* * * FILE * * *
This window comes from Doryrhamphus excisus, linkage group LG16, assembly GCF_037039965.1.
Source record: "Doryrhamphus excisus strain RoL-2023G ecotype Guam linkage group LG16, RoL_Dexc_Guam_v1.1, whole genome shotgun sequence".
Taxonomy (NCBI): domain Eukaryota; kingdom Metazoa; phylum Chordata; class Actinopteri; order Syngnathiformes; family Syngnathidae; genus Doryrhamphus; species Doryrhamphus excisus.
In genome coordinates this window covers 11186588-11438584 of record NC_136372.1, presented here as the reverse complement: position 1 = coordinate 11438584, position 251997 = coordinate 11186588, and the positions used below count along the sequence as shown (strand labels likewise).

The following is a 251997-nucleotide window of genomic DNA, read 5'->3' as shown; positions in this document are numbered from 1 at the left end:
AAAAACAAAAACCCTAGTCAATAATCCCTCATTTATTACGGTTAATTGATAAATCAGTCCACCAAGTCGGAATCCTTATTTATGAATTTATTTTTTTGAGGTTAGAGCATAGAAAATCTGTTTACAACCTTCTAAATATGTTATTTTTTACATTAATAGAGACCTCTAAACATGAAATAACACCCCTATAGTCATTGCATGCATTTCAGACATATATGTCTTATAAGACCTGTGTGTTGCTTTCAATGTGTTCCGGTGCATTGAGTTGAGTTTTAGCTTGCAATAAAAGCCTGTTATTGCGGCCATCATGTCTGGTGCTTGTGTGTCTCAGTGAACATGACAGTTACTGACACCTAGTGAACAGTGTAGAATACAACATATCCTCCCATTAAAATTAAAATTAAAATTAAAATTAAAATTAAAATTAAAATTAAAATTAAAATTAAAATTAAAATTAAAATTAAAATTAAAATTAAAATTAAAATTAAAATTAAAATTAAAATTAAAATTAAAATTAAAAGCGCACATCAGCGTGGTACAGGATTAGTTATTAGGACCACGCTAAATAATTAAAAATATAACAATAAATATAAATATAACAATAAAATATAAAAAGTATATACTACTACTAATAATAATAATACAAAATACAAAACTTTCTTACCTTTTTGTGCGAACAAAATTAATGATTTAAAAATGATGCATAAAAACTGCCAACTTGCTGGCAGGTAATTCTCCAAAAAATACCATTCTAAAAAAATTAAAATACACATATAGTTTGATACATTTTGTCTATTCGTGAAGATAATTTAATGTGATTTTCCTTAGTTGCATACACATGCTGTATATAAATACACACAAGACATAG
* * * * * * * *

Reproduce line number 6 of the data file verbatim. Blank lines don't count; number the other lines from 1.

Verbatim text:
AAAAACAAAAACCCTAGTCAATAATCCCTCATTTATTACGGTTAATTGATAAATCAGTCCACCAAGTCGGAATCCTTATTTATGAATTTATTTTTTTGAGGTTAGAGCATAGAAAATCTGTTTACAACCTTCTAAATATGTTATTTTTTACATTAATAGAGACCTCTAAACATGAAATAACACCCCTATAGTCATTGCATGCATTTCAGACATATATGTCTTATAAGACCTGTGTGTTGCTTTCAATGTGTTCCGGTGCATTGAGTTGAGTTTTAGCTTGCAATAAAAGCCTGTTATTGCGGCCATCATGTCTGGTGCTTGTGTGTCTCAGTGAACATGACAGTTACTGACACCTAGTGAACAGTGTAGAATACAACATATCCTCCCATTAAAATTAAAATTAAAATTAAAATTAAAATTAAAATTAAAATTAAAATTAAAATTAAAATTAAAATTAAAATTAAAATTAAAATTAAAATTAAAATTAAAATTAAAATTAAAATTAAAATTAAAATTAAAAGCGCACATCAGCGTGGTACAGGATTAGTTATTAGGACCACGCTAAATAATTAAAAATATAACAATAAATATAAATATAACAATAAAATATAAAAAGTATATACTACTACTAATAATAATAATACAAAATACAAAACTTTCTTACCTTTTTGTGCGAACAAAATTAATGATTTAAAAATGATGCATAAAAACTGCCAACTTGCTGGCAGGTAATTCTCCAAAAAATACCATTCTAAAAAAATTAAAATACACATATAGTTTGATACATTTTGTCTATTCGTGAAGATAATTTAATGTGATTTTCCTTAGTTGCATACACATGCTGTATATAAATACACACAAGACATAG